wildfires

For much of the last decade, air pollution was decreasing. But it’s now on the rise, particularly in the West.

That’s according to a recent study by the National Bureau of Economic Research. It found that between 2016 and 2018, the levels of fine particulate matter increased 11.5% in the West. California's been impacted the most.

In the next few weeks, the U.S. Forest Service plans to conduct a massive controlled burn on a remote mountain in Utah, part of the agency’s efforts to better understand the behavior of giant fires that are becoming more common in the West.

A new study suggests huge fire blankets can help protect homes during wildfires.

Telemetry: Special 3

Oct 11, 2019
Jennifer Jerrett

In this episode, we're turning up the heat—both on and under the landscape.

Colorado and Oregon researchers writing this week in the journal Science say there's an urgent need to reevaluate wildfire management practices, calling for more “collaborative governance” and more prescribed fire.

“Science tells us these are fire-adapted ecosystems and we have to get fire back on the ground, and that’s a key strategy for mitigating future fire and also for the long-term resilience of those ecosystems,” said Courtney Schultz, professor of natural resource policy and governance at Colorado State University.

Reservoirs can get messy after a big wildfire. The issue isn’t the fire itself, it’s what happens after. 

Our region is leading the way on training helicopter pilots to fight fires at night.  There are costs and hazards involved but the move could also help firefighters get the most threatening blazes under control more quickly.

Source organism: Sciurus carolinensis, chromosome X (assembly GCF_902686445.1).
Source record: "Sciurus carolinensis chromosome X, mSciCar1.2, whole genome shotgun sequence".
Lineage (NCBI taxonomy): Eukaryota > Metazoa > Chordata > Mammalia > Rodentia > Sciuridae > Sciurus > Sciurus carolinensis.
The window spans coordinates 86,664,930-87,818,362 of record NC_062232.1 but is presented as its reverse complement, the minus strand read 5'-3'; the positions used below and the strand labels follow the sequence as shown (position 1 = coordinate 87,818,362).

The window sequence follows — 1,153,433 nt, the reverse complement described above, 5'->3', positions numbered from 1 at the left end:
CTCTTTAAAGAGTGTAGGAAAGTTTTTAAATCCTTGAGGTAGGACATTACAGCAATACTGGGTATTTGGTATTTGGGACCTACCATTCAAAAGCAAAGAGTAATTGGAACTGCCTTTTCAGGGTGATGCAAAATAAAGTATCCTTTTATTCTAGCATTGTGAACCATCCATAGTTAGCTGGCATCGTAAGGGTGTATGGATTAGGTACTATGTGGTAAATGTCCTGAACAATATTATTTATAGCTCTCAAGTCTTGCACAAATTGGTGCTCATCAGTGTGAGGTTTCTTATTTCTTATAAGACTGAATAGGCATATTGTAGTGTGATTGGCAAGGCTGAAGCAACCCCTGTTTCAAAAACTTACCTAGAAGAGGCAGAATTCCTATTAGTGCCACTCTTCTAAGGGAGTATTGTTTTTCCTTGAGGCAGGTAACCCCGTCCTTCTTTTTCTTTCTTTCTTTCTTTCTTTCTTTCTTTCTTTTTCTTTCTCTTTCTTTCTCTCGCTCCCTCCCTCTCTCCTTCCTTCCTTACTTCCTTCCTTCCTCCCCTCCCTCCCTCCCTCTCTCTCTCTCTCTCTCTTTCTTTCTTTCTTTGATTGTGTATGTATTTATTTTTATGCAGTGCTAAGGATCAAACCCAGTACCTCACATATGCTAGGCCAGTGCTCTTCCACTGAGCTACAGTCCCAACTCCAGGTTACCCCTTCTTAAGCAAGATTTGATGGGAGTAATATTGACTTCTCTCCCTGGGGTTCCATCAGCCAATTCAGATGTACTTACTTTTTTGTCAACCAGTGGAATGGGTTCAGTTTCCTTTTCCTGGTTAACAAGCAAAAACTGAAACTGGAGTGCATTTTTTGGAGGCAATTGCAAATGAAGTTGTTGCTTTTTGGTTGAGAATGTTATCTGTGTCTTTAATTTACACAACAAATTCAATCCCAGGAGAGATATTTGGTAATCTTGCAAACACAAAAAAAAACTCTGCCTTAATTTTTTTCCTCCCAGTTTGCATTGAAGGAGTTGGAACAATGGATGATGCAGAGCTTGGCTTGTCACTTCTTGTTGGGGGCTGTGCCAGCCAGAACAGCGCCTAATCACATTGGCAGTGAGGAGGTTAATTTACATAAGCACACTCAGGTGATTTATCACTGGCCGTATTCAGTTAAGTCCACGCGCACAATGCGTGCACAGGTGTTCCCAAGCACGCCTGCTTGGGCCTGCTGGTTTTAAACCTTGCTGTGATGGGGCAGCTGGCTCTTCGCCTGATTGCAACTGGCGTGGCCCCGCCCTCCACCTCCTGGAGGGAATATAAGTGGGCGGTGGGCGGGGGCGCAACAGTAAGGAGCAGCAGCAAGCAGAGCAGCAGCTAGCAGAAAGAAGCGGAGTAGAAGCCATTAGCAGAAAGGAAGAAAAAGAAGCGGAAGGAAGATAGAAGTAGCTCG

U.S. Department of Agriculture

As hunting seasons gets underway, the Wyoming State Forestry Division wants to remind everyone to use extra caution when it comes to fire safety.

The Wyoming Department of Environmental Quality (DEQ) is advising sensitive residents near Cody to reduce outdoor activities because of poor air quality. This is due to the Firehawk fire, which is burning 42 miles west of Cody in the Washakie wilderness.

Inciweb

Fire season has finally shown up after a late start in Wyoming with at least three wildfires burning across the state.

A recent study says the American West should be doing more prescribed burns to keep forests healthy and to help lessen the impacts of wildfires across our region. It also concluded that there needs to be a change in how we perceive the practice out here for that to happen.

Wildfires are still burning across the Mountain West, but far fewer than in the last few years.


Wildfires are a common part of life in our region. According to new research, they can also give scientists valuable information about the climate effects of another potential disaster: nuclear war.

NPS

On Friday, July 26, a fire spread through the grass and sagebrush near the north entrance station of Yellowstone National Park.

It’s no secret that wildfires are getting worse in the West. They’re threatening lives, homes and ecosystems. And they are also threatening our already-precarious watersheds. It’s all becoming a vicious cycle  — especially for the drier parts of our region. 

Several utility companies in the West have announced they will institute power blackouts in areas with high fire risk when conditions are particularly bad. 

The Bureau of Land Management is proposing 11,000 miles of fuel breaks throughout our region to help combat the spread of wildfires.